A YORKSHIRE police officer who stole nearly £23,000 from a frail 94-year-old widow after winning her trust and gaining access to her bank accounts was today jailed for six years.
Jonathan Webb, 45, transferred thousands from the pensioner’s accounts into those he has access to and even forged a new will to gain control of her £400,000 estate when she died, Leeds Crown Court was told.
The father-of-five from Millhouses, Sheffield, a South Yorkshire Police officer with 20 years experience, was told by a judge that he had “brought shame” on himself and his force with his actions.
Webb previously admitted 11 offences of theft, fraud and forgery in the Sheffield area between June and December last year. He resigned his position as a police constable in May this year.
The court was told that after volunteering to attend a local hospital where the pensioner had fallen, he was able to gain access to her bank accounts and began to help himself to the funds.
Webb closed a Scottish Widows account in her name and transferred £18,617 to an account he had access to. He then made daily purchases or withdrawals of between £100 and £250 to an eventual value of £4,855.35 from the pensioner’s Natwest account.
Using a Santander account he ordered a cash card and set up internet banking, before making 64 withdrawals from cash points totalling £16,710.
Webb also set up online banking on a separate HBOS account, and bought ten items from the website Amazon, including a Kindle and garden tools, at a total value of £1,360.17.
The court was told he used the victim’s existing will to create a new forged version, which if accepted would have made him beneficiary of the majority of her £400,000 estate and deprived several charities of tens of thousands of pounds.
Webb, who had five children with three previous wives, was said to have debts of £60,000 and a “social life which had gone beyond his means”.
Sam Green, representing Webb, said: “He knows very well he has sacrificed his good character, his career and his decency on the altar of greed.”
Webb was only discovered after he stole two envelopes containing cash from a house where he had been sent to investigate a burglary.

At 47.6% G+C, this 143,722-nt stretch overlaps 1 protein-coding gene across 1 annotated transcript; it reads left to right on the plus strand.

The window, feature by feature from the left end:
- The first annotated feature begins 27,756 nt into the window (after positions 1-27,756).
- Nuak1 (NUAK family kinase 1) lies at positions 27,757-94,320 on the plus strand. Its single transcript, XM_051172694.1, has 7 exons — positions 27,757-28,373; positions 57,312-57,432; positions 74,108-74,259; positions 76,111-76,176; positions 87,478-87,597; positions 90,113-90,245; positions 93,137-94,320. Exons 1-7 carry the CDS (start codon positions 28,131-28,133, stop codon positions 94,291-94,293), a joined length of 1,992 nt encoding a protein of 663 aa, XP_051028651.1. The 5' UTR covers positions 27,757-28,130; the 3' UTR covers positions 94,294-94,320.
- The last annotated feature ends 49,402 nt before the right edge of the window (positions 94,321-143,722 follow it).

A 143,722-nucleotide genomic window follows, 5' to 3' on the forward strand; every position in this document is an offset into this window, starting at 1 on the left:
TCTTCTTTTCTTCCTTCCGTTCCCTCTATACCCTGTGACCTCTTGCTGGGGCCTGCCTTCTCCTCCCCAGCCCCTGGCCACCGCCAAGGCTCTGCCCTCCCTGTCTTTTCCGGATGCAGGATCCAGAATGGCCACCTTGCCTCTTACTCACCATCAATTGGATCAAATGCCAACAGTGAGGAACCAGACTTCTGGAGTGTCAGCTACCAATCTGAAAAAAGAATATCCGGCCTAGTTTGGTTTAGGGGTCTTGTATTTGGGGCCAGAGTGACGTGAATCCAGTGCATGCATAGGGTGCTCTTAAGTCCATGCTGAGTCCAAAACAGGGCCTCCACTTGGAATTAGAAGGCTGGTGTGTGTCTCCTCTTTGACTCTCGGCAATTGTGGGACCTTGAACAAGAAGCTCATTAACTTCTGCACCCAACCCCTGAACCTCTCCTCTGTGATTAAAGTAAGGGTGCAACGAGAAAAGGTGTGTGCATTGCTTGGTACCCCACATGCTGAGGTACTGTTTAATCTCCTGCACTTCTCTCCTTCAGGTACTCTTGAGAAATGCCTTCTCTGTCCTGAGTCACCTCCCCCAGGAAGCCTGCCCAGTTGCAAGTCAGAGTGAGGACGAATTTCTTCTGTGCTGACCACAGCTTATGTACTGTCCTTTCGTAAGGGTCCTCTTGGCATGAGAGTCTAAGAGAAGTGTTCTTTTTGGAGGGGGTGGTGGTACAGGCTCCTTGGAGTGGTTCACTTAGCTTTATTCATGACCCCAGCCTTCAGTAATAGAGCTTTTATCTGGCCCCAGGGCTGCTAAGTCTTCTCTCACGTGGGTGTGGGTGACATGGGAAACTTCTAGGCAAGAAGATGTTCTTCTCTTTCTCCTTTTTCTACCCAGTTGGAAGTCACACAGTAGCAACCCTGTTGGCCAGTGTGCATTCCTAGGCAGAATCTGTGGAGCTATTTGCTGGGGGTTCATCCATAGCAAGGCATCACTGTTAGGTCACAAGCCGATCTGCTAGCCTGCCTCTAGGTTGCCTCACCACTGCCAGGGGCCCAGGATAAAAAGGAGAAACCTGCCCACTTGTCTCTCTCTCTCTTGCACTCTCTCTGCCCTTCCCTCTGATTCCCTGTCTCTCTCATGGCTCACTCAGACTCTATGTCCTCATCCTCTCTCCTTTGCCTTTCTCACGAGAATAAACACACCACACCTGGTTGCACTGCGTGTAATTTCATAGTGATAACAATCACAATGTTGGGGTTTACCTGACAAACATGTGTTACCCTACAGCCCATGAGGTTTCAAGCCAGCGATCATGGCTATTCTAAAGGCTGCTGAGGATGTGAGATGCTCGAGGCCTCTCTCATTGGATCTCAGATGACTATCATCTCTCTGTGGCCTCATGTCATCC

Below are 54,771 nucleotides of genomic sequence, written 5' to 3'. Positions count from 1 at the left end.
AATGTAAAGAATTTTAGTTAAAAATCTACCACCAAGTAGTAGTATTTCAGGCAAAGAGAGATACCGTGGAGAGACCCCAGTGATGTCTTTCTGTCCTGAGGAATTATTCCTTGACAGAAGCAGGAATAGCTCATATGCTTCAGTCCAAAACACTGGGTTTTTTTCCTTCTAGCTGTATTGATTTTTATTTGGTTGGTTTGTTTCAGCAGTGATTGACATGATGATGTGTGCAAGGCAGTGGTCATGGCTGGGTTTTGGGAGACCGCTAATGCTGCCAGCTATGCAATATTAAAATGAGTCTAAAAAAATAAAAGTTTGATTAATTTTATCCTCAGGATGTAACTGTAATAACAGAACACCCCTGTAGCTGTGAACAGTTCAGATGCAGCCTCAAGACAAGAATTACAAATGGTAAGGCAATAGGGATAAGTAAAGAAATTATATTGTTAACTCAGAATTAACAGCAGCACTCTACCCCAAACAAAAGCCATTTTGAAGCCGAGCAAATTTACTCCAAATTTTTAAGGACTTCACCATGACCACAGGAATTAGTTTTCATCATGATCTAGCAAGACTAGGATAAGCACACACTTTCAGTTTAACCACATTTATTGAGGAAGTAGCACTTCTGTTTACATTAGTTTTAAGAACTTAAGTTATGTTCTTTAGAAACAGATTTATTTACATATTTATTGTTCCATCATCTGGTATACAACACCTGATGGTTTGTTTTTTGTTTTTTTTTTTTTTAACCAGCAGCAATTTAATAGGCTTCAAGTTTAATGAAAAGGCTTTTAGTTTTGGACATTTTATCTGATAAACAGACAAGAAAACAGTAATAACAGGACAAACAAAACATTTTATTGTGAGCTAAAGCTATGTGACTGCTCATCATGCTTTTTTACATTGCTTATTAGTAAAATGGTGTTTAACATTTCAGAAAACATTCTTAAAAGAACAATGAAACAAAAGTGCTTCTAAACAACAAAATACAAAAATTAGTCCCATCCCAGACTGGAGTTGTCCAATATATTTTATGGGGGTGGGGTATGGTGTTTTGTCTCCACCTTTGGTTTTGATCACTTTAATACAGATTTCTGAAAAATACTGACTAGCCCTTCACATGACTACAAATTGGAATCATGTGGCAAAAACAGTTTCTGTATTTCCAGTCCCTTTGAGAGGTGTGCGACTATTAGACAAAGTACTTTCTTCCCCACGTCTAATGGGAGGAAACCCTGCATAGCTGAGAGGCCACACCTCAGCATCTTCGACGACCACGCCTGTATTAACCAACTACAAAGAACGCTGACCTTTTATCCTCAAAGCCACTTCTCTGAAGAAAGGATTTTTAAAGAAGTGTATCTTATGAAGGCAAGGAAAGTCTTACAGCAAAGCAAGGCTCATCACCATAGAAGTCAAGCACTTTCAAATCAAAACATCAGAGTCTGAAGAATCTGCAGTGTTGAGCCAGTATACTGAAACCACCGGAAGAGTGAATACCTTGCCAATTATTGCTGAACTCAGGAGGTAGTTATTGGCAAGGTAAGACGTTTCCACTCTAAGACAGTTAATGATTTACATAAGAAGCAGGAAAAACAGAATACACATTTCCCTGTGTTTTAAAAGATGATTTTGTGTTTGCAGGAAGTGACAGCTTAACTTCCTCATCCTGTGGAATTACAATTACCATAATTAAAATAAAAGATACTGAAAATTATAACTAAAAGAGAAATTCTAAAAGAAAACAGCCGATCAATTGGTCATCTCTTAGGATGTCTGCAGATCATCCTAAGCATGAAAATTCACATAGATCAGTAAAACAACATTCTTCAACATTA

Police later discovered that he also stole a set of treasured Second World War medals from another home after being called to a burglary there.
Judge Guy Kearl QC, sentencing, told Webb: “You have undermined the public confidence in the police service. As a police officer you are trusted to behave in an honest manner and you have breached that trust.”
Describing his forgery of a new will, he said: “That was a sophisticated forgery in which you anticipated receiving a large amount of money, having skillfully planned what was to happen.”
He added: “You have expressed remorse though I note you did not stop until you were caught. You did not need this money, you have a good, trusted, well-paid job. You used this money to support your lifestyle and you took it out of greed.”
Speaking after the sentencing, Alisha Kaye, Crown Advocate with CPS Yorkshire and Humberside, described Webb’s actions as a “calculated and despicable series of crimes”.
She said: “Instead of upholding the law, he systematically broke it, using his position as a police officer to gain the trust of his victims.
“It is hard to imagine a more contemptible breach of trust. Far from being a pillar of society, Webb has proved himself to be a common criminal. I hope the sentence he has received today will bring some measure of closure to his victims.”
Detective Superintendent Terry Mann of South Yorkshire Police said: “Sadly, Jonathan Webb was a former officer but I consider him a criminal who fully deserves the sentence imposed upon him.
“I know I speak for all of his former colleagues that he was an utter disgrace to the uniform. He has brought shame to the whole of South Yorkshire Police and the police service nationally.
“He preyed on a most vulnerable victim, choosing to steal her money in a most devious and deceitful way and then, after stealing the money from the burglary tried to plan his way out of it.
“I wish to publicly express my thanks to the public for coming forward with information in this case.”